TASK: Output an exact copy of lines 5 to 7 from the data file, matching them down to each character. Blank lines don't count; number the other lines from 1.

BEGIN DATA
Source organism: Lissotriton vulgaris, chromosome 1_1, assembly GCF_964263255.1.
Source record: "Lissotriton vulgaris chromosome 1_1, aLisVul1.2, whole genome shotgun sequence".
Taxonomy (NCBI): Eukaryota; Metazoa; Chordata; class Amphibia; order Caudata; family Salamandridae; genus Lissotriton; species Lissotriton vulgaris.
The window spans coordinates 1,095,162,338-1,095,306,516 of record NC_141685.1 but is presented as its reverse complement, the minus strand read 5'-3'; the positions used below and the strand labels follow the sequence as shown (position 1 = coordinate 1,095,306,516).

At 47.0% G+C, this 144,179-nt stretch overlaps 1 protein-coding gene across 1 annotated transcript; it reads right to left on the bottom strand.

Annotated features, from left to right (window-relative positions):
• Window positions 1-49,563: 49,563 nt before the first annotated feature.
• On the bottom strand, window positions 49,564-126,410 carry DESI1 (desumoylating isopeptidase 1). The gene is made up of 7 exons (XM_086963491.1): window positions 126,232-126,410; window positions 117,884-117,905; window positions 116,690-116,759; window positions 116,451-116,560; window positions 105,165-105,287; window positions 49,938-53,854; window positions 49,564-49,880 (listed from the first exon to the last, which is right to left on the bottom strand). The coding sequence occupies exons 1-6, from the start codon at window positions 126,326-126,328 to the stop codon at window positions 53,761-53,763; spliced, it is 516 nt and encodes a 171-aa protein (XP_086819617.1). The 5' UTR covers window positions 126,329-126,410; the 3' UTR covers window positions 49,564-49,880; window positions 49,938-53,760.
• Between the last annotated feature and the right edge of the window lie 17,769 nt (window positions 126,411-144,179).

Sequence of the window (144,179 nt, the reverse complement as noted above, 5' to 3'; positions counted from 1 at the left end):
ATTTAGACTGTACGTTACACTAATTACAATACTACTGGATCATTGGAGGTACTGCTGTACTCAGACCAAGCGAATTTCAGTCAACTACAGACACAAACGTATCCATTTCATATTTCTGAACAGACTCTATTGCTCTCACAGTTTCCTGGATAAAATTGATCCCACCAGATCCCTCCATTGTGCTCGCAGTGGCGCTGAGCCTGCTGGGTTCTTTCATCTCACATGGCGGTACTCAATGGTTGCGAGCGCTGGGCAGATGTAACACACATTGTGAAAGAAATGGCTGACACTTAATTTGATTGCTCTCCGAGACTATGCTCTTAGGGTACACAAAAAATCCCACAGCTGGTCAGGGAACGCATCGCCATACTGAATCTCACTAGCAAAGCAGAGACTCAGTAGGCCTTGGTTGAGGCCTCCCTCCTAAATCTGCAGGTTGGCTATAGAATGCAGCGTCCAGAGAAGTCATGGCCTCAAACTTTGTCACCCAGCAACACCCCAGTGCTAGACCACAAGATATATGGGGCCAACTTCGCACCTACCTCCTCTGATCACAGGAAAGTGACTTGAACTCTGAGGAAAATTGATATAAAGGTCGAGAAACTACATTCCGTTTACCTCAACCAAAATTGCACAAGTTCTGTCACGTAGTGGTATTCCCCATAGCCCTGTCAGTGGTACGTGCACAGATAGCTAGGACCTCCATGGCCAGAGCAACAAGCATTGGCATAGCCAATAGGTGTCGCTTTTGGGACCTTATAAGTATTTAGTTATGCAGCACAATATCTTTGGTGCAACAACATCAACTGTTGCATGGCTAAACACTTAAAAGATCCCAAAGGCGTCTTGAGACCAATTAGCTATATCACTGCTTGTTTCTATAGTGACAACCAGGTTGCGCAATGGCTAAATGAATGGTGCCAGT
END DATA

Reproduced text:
At 47.0% G+C, this 144,179-nt stretch overlaps 1 protein-coding gene across 1 annotated transcript; it reads right to left on the bottom strand.

Annotated features, from left to right (window-relative positions):
• Window positions 1-49,563: 49,563 nt before the first annotated feature.